Democrats count the sprawling package as just the latest in an unusual streak of legislative wins for a Congress typically mired in partisan gridlock. There was a $1 trillion infrastructure package last year, the most significant gun control legislation in a generation, a major semiconductor and science competitiveness package, a bill to help veterans exposed to burn pits and a vote to admit Finland and Sweden into NATO amid a showdown with Russia.
“Mitch McConnell and Republicans have been standing with Big Oil, standing with Big Pharma to protect their profits, and we have been for years trying” to lower costs, Sen. Debbie Stabenow, D-Mich., head of the Democratic Policy Committee, told NBC News.
“This is the big moment here with these forces,” she said, “and the people are going to win.”
Sen. Cory Booker, D-N.J., a progressive and onetime 2020 presidential rival to Biden, also noted Congress’ recent strides.
“I don’t know if there’s been any Congress and president that has been as productive as we’ve seen in this Congress,” he said in an interview. “This president keeps putting up historic bills that are meeting the urgencies of the American public.”
Sen. Gary Peters, D-Mich., Senate Democrats’ campaign chief this cycle, said the reconciliation package makes his job easier as he tries to protect incumbents and grow his party’s fragile majority.
“Lowering drug prices, lowering the cost of health insurance for millions of Americans, dealing with climate change motivates our base in a big way, especially young voters,” Peters said.
There was little Republicans could do to stop the massive spending package. They couldn’t filibuster it since Democrats are using the special budget reconciliation process that allows them to pass a bill with a simple majority — without needing support from a single Republican.
But Republicans found ways to make things painful. During the “vote-a-rama” — a process in which senators can offer virtually unlimited amendments — Republicans late Saturday night and through Sunday morning forced vulnerable Democrats to take tough vote after tough vote on politically tricky issues.
Sen. John Barrasso, R-Wyo., offered an amendment to cut gas prices by boosting domestic energy production, while Sen. James Lankford, R-Okla., offered one that would provide additional funding for the implementation of Title 42, the controversial public health rule that blocked asylum seekers trying to cross the border. But Democrats stayed unified and defeated nearly all GOP amendments.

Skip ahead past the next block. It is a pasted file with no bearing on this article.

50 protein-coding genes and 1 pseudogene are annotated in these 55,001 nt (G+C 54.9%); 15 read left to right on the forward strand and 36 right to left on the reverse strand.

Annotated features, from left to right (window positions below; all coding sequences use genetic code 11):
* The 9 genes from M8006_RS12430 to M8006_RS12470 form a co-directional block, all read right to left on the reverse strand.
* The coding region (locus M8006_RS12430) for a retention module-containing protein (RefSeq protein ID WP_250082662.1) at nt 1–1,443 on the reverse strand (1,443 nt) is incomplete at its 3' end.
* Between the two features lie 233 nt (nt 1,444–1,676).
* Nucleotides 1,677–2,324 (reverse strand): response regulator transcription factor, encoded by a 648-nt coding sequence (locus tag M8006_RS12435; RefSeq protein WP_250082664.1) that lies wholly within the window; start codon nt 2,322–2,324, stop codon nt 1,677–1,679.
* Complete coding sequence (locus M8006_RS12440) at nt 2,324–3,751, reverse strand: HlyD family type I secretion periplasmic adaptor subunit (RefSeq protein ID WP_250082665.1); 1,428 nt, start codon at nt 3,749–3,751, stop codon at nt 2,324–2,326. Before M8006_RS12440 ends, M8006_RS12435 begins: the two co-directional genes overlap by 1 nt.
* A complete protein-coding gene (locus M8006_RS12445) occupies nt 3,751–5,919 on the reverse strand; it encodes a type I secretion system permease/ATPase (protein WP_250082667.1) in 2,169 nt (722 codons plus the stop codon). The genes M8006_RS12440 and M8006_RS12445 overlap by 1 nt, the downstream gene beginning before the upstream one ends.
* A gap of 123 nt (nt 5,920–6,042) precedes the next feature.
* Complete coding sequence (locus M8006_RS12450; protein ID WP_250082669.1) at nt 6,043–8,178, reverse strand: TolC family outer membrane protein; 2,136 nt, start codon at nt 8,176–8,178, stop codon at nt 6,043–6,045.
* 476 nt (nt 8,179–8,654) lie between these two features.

The package faced turbulence near the end of the vote-a-rama. Sinema and six other centrist Democrats helped pass a Republican amendment that would exempt some subsidiaries owned by private equity firms from the new corporate minimum tax. The amendment could have created a major problem in the House since it was paid for by extending the cap for state-and-local tax (SALT) deductions — something that northeastern Democrats opposed.
But Democrats found a creative solution: Sen. Mark Warner, D-Va., offered a substitute amendment, replacing the SALT pay-for with a two-year loss limitation extension that kept Democrats’ fragile coalition together.
In floor speeches and hallway interviews, Republicans argued that the bill’s name was misleading and would do little to bring down record inflation under Biden.
Senate Minority Leader Mitch McConnell, R-Ky., slammed it as “yet another reckless taxing-and-spending spree.” And Senate Minority Whip John Thune, R-S.D., called it “Democrats’ grab bag of bad ideas.” Others said the hundreds of billions in tax hikes on corporations would propel the country into a recession.
“I think we’re in the early stages of stagflation. And the worst thing you can do in the early stage of stagflation is to slow the economy even more which … new taxes will do,” said Sen. John Kennedy, R-La.
“If they want to celebrate a tax-and-spend, jobs-killing, wasteful bill at a time when inflation is high, I think their celebration is misplaced,” Sen. Cynthia Lummis, R-Wyo., said, adding that she was “disappointed” her moderate Democratic colleagues got on board while recognizing that Americans are struggling with high prices for gas, groceries and travel.
Some criticism came from within Democrats’ own caucus as well. Sen. Bernie Sanders, I-Vt., the progressive icon who caucuses with Democrats, ripped the package for not going far enough. Unlike Biden’s original Build Back Better package, the slimmed-down inflation bill had no child tax credits, universal preschool, free community college or Medicare expansion.
“There is nobody who can deny that this legislation does not address the major crises facing working families,” Sanders told reporters. “This bill has nothing to say about the housing crisis, the child care crisis, the crisis of higher education, the crisis of millions of Americans. Older Americans don’t have any teeth in their mouth because we haven’t expanded Medicare.”
Scott Wong is a senior congressional reporter for NBC News.
Frank Thorp V is a producer and off-air reporter covering Congress for NBC News, managing coverage of the Senate.